Turning Points

Hugh Conway-Morris

It’s always something of a turning point for a chorister to return from the summer break to a new academic year, and a new Michaelmas term of choral services lined up ahead. It’s not just the music which I enjoy singing: there’s something about these autumn days – that tang on the morning air – that seems exciting. It’s about new beginnings, not the slow decay so often associated with this season. And I don’t just mean the academic year itself – it’s a clearing of the debris of summer, and a view far ahead to clear winter days.

It’s salutary to consider that there is, in fact, no natural “new year”. Our modern society chooses January, like the Romans did, naming it after their god of beginnings, endings and doorways. Medieval England chose Lady Day, close to the spring equinox – and this is still reflected in our financial year, which begins and ends with the renewal of leases and the collection of rents. The “Christian Year” is marked by events in the life of Christ and the saints – but it is the year itself, the literal passage of our planet around the Sun, which compresses our recollections into a rather distorted shape. After all, Jesus was not actually crucified three or four months after he was born. Linear time and recurrent time don’t sit that well together.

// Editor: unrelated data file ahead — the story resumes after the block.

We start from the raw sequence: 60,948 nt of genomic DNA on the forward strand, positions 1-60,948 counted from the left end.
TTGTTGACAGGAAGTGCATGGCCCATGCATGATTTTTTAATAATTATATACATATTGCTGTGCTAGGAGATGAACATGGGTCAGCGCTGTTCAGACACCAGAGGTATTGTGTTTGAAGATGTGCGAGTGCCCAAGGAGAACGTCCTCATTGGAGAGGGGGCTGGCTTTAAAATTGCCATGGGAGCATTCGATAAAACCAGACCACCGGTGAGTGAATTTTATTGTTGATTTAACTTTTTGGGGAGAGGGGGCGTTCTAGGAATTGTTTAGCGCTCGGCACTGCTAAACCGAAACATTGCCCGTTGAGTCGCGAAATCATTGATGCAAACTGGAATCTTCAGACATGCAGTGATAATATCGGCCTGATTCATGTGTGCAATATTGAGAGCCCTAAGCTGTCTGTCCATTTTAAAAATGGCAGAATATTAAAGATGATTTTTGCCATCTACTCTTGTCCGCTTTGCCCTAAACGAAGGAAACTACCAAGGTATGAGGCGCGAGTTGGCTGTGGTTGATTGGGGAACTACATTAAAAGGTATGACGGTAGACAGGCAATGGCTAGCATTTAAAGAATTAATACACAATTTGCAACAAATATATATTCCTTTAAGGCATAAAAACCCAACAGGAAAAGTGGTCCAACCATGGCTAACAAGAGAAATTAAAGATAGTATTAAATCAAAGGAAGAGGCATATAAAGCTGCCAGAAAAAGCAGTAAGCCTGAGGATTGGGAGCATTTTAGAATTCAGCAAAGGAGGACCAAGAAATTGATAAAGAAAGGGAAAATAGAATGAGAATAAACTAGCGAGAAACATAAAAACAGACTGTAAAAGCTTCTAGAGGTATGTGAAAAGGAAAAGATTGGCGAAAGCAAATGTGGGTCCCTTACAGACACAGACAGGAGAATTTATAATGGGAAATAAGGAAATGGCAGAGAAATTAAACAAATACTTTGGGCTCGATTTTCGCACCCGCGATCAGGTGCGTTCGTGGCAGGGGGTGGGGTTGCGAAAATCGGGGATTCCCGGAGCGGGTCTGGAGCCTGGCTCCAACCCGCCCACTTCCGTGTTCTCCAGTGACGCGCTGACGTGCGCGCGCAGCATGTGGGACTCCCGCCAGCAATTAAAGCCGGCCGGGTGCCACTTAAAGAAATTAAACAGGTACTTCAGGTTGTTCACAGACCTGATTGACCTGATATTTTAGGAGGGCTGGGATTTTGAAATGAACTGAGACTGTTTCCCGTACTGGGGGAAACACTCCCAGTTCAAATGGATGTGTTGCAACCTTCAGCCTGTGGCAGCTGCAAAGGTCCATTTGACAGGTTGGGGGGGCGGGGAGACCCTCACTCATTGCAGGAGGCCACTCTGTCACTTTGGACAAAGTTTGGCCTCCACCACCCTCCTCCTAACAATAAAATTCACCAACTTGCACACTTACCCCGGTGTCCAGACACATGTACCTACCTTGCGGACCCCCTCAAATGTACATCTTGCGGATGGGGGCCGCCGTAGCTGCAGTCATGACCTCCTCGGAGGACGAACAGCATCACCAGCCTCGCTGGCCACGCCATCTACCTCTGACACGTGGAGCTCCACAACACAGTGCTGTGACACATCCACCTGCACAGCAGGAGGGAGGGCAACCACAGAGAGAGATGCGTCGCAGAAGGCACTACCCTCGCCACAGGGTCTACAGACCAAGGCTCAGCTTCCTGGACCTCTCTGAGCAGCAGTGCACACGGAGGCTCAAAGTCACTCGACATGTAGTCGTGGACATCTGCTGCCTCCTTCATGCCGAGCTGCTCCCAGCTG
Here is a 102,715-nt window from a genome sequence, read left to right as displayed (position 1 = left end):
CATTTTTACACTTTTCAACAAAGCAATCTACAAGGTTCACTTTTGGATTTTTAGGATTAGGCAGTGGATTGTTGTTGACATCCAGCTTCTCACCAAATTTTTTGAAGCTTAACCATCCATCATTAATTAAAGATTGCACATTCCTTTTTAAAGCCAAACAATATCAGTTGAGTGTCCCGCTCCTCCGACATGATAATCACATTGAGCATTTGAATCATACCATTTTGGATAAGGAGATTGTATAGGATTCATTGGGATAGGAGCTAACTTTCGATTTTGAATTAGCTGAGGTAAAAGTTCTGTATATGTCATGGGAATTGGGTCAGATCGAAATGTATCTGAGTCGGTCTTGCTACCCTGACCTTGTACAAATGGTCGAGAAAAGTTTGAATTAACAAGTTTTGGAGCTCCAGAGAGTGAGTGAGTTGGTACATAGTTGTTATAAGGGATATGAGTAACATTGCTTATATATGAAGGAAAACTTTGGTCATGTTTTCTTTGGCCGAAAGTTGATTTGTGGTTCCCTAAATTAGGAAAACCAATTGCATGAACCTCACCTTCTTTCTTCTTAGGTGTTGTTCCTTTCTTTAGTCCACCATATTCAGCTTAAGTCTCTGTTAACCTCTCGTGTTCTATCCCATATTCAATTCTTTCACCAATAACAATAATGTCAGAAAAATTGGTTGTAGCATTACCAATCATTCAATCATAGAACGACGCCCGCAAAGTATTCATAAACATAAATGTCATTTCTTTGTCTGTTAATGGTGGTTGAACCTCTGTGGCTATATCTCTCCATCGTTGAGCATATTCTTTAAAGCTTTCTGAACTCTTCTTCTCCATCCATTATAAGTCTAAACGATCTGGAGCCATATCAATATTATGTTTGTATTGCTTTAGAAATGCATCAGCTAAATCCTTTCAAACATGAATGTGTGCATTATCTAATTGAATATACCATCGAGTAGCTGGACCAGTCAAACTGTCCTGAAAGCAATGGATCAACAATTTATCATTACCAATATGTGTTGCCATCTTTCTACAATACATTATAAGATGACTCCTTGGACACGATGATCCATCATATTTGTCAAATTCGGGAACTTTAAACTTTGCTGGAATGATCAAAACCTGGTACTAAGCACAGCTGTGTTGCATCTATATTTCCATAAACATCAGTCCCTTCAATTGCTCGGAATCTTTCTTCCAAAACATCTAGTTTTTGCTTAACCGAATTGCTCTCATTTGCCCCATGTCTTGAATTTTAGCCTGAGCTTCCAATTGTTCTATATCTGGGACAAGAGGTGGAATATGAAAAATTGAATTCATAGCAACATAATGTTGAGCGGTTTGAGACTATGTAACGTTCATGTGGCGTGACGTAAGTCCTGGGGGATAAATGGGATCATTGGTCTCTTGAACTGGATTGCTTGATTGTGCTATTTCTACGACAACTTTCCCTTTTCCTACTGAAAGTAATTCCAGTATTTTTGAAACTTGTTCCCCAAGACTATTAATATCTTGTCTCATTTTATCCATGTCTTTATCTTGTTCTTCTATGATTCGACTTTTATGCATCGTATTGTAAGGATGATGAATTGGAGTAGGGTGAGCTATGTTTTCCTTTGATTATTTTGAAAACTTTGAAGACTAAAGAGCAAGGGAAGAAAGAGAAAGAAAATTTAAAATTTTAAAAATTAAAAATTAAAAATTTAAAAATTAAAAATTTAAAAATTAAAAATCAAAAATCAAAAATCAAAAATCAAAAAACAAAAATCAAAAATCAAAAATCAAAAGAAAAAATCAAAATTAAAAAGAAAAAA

Yet it seems important for us to know where and when we are, to keep the rhythms of the year, the seasons, and the long slow beat of light and dark – and to see God’s hand in our great world of life. When, then, did God begin? When can we put our finger and say “here”? Each Gospel writer famously starts with a different account of beginnings – at Jesus’ birth as a human being in Bethlehem? At his foretelling by the Prophets? At the creation of the world? Before all time?

Perhaps, just as we are enjoined to see God in every day of the week, and not only on Sundays, we can see that the cycle of the year itself starts on every day. For me, these crisp autumn days, these starry nights with their promise of winter, the outrageous colours of leaf and fruit, and a new term full of hope and music, presage something rather wonderful for today’s new year. Tomorrow will bring more wonders of its own.

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